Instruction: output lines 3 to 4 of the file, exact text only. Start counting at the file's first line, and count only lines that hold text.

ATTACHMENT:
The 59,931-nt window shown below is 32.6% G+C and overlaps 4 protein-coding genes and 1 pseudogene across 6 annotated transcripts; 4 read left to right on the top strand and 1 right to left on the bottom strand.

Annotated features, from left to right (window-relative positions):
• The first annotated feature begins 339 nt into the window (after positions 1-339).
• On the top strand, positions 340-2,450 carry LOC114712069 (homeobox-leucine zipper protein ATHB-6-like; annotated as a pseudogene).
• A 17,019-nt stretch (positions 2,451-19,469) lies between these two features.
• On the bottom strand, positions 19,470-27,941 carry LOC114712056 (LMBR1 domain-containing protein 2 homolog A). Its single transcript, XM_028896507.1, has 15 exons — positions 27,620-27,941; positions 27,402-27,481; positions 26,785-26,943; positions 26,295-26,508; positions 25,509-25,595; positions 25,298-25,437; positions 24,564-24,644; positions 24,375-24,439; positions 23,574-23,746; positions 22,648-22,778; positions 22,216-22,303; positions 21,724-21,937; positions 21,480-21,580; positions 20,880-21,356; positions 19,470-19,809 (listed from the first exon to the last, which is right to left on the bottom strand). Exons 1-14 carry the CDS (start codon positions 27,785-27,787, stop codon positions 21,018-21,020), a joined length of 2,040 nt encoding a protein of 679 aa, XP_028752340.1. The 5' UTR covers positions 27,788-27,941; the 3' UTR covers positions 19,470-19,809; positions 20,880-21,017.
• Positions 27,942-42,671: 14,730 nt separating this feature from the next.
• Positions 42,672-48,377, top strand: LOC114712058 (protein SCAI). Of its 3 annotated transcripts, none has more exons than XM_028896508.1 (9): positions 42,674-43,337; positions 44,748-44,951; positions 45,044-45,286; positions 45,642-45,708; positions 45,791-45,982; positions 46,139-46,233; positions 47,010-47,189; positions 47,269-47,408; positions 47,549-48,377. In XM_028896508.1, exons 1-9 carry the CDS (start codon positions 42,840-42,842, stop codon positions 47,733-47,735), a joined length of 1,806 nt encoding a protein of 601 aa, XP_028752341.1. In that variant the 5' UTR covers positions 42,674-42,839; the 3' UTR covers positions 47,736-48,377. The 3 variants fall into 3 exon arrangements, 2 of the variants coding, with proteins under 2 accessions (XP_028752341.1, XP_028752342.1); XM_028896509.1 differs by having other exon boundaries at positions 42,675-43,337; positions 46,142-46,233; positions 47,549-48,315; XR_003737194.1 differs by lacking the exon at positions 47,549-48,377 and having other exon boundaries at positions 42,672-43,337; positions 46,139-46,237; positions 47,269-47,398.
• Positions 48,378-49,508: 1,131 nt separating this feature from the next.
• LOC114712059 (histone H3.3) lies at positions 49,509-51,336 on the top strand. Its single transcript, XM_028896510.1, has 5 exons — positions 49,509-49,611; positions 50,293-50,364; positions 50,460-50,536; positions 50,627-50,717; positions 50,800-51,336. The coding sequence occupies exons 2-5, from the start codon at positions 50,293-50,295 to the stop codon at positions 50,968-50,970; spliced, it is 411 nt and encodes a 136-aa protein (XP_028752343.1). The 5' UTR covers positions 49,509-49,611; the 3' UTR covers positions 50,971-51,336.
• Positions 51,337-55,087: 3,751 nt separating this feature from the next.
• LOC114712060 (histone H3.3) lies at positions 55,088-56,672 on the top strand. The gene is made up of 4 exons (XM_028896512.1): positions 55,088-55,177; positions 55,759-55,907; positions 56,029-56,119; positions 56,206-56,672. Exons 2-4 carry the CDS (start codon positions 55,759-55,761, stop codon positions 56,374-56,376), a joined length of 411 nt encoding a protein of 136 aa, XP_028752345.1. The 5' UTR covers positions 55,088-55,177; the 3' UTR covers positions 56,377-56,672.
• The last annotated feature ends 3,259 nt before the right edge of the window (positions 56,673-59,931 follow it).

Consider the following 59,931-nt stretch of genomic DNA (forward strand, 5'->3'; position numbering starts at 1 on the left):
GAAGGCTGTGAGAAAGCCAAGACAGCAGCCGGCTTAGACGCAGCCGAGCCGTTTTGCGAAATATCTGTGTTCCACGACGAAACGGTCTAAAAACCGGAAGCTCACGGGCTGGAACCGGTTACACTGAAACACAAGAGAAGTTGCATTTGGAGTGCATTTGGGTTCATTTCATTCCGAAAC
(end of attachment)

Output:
• The first annotated feature begins 339 nt into the window (after positions 1-339).
• On the top strand, positions 340-2,450 carry LOC114712069 (homeobox-leucine zipper protein ATHB-6-like; annotated as a pseudogene).